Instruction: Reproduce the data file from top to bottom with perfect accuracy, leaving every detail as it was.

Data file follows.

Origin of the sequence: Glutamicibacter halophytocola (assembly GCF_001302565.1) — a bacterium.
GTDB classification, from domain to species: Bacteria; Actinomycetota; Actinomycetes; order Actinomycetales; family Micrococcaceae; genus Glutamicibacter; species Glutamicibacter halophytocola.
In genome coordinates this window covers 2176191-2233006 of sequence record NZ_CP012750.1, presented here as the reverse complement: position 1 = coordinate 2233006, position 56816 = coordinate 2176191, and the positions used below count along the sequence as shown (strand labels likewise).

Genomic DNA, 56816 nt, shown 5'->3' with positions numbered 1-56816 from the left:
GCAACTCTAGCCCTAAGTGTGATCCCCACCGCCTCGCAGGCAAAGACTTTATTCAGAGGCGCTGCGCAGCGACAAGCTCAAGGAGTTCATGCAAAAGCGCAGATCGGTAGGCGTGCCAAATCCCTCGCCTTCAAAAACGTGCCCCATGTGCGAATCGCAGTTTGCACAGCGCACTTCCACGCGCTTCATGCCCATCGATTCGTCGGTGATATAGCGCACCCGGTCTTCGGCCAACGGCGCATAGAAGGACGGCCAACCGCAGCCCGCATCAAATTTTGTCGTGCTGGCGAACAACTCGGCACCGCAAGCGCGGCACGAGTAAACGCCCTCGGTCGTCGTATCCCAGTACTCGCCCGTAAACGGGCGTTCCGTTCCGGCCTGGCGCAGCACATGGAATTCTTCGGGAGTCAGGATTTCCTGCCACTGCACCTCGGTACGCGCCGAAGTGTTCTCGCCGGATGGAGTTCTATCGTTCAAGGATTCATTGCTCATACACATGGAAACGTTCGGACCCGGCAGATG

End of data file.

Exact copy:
Origin of the sequence: Glutamicibacter halophytocola (assembly GCF_001302565.1) — a bacterium.
GTDB classification, from domain to species: Bacteria; Actinomycetota; Actinomycetes; order Actinomycetales; family Micrococcaceae; genus Glutamicibacter; species Glutamicibacter halophytocola.
In genome coordinates this window covers 2176191-2233006 of sequence record NZ_CP012750.1, presented here as the reverse complement: position 1 = coordinate 2233006, position 56816 = coordinate 2176191, and the positions used below count along the sequence as shown (strand labels likewise).

Genomic DNA, 56816 nt, shown 5'->3' with positions numbered 1-56816 from the left:
GCAACTCTAGCCCTAAGTGTGATCCCCACCGCCTCGCAGGCAAAGACTTTATTCAGAGGCGCTGCGCAGCGACAAGCTCAAGGAGTTCATGCAAAAGCGCAGATCGGTAGGCGTGCCAAATCCCTCGCCTTCAAAAACGTGCCCCATGTGCGAATCGCAGTTTGCACAGCGCACTTCCACGCGCTTCATGCCCATCGATTCGTCGGTGATATAGCGCACCCGGTCTTCGGCCAACGGCGCATAGAAGGACGGCCAACCGCAGCCCGCATCAAATTTTGTCGTGCTGGCGAACAACTCGGCACCGCAAGCGCGGCACGAGTAAACGCCCTCGGTCGTCGTATCCCAGTACTCGCCCGTAAACGGGCGTTCCGTTCCGGCCTGGCGCAGCACATGGAATTCTTCGGGAGTCAGGATTTCCTGCCACTGCACCTCGGTACGCGCCGAAGTGTTCTCGCCGGATGGAGTTCTATCGTTCAAGGATTCATTGCTCATACACATGGAAACGTTCGGACCCGGCAGATG